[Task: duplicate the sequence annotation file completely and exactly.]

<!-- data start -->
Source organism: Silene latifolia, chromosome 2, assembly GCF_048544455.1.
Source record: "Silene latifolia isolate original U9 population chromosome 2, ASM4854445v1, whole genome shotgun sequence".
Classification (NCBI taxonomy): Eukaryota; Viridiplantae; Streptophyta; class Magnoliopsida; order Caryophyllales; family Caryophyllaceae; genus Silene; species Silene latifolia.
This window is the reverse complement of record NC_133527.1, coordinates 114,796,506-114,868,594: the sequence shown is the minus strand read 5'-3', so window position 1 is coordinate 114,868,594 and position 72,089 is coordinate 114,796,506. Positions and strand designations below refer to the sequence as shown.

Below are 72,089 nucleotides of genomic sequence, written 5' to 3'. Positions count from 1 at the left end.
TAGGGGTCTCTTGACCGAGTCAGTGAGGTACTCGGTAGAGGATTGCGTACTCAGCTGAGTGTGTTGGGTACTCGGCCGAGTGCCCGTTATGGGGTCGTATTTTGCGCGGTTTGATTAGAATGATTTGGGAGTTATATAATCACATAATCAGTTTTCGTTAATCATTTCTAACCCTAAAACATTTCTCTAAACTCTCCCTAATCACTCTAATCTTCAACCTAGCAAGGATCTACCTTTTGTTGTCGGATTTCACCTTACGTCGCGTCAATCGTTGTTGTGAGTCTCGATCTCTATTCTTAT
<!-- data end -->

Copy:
Source organism: Silene latifolia, chromosome 2, assembly GCF_048544455.1.
Source record: "Silene latifolia isolate original U9 population chromosome 2, ASM4854445v1, whole genome shotgun sequence".
Classification (NCBI taxonomy): Eukaryota; Viridiplantae; Streptophyta; class Magnoliopsida; order Caryophyllales; family Caryophyllaceae; genus Silene; species Silene latifolia.
This window is the reverse complement of record NC_133527.1, coordinates 114,796,506-114,868,594: the sequence shown is the minus strand read 5'-3', so window position 1 is coordinate 114,868,594 and position 72,089 is coordinate 114,796,506. Positions and strand designations below refer to the sequence as shown.

Below are 72,089 nucleotides of genomic sequence, written 5' to 3'. Positions count from 1 at the left end.
TAGGGGTCTCTTGACCGAGTCAGTGAGGTACTCGGTAGAGGATTGCGTACTCAGCTGAGTGTGTTGGGTACTCGGCCGAGTGCCCGTTATGGGGTCGTATTTTGCGCGGTTTGATTAGAATGATTTGGGAGTTATATAATCACATAATCAGTTTTCGTTAATCATTTCTAACCCTAAAACATTTCTCTAAACTCTCCCTAATCACTCTAATCTTCAACCTAGCAAGGATCTACCTTTTGTTGTCGGATTTCACCTTACGTCGCGTCAATCGTTGTTGTGAGTCTCGATCTCTATTCTTAT